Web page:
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Omega-3 vs Omega-6 - do fish need both?

Blog overview

As with humans, a strong immune system is vital for fish to maintain good health. When the immune system is weakened, the body does not function well and one tends to be prone to illness. If so, recovering from illness is even harder.  Let’s take a look at a scientific approach to why this is the case.


Omega-3 and omega-6 balance

To a large extent, the difference between good health and disease is about the ratio between the number of cells which work well, and those that do not. The cells have many functions, such as signaling, transporting, fighting, building and protecting, and the balance between omega-3 and omega-6 fatty acids is important for their ability to perform these tasks.

Read more: Five fun facts - on krill


Where are they formed?

Only marine organisms are a rich source of long-chain omega-3 fatty acids. Omega-6s on the other hand are primarily formed in land plants.


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Long chained omega-3's are often marinebased vs omega-6 is often plantbased.


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Omega-3s and Omega-6s have important but different jobs

The cell membrane is responsible for the ability of the cell to communicate with the surrounding world. It controls the passage of substances. Omega-3s contribute to the cell having a flexible and permeable membrane helping to give the right signals.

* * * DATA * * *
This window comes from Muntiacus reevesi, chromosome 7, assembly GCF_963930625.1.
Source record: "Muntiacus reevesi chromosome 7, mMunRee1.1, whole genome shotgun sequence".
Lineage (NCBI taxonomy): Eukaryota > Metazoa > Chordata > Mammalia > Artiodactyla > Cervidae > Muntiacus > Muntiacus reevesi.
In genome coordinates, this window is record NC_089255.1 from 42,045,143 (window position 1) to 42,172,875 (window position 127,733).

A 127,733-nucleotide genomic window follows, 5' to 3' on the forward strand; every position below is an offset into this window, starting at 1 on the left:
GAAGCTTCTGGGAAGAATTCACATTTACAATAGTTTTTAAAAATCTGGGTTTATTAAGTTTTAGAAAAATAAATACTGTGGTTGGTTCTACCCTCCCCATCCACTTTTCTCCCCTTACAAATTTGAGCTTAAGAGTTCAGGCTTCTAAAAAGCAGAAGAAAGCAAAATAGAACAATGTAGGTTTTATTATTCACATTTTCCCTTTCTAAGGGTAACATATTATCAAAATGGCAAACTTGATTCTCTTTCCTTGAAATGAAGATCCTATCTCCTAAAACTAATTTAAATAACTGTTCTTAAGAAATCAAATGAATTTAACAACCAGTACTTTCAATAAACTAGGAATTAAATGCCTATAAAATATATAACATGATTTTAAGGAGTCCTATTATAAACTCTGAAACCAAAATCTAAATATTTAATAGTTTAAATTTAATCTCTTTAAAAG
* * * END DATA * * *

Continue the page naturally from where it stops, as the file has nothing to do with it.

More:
For optimal health and the capacity to resist disease, fish need a responsive immune system. Inflammation is the body's way of saying that something is wrong and that the immune system should start to fight the intruder, like a virus or infection.


Omega-6 fatty acids are important for fish to activate the immune system. When the immune system has done its job, omega-3 fatty acids are needed to reduce inflammation.


Read more: Ensuring the low impact on the Antarctic system


Short film on the fish immune system:


In order to strengthen the immune system, the balance between the two fatty acid forms is decisive. Too much omega-6s can lead to more inflammation, whereas omega-3s have anti-inflammatory effects.


It is important that fish have access to both, but in order to manage inflammation and infection efficiently, they require the right balance.


Studies have shown that by eating krill, fish develop stronger heart muscles and healthier circulatory systems. This results in lower mortality and less disease, as well as improved fillet quality.

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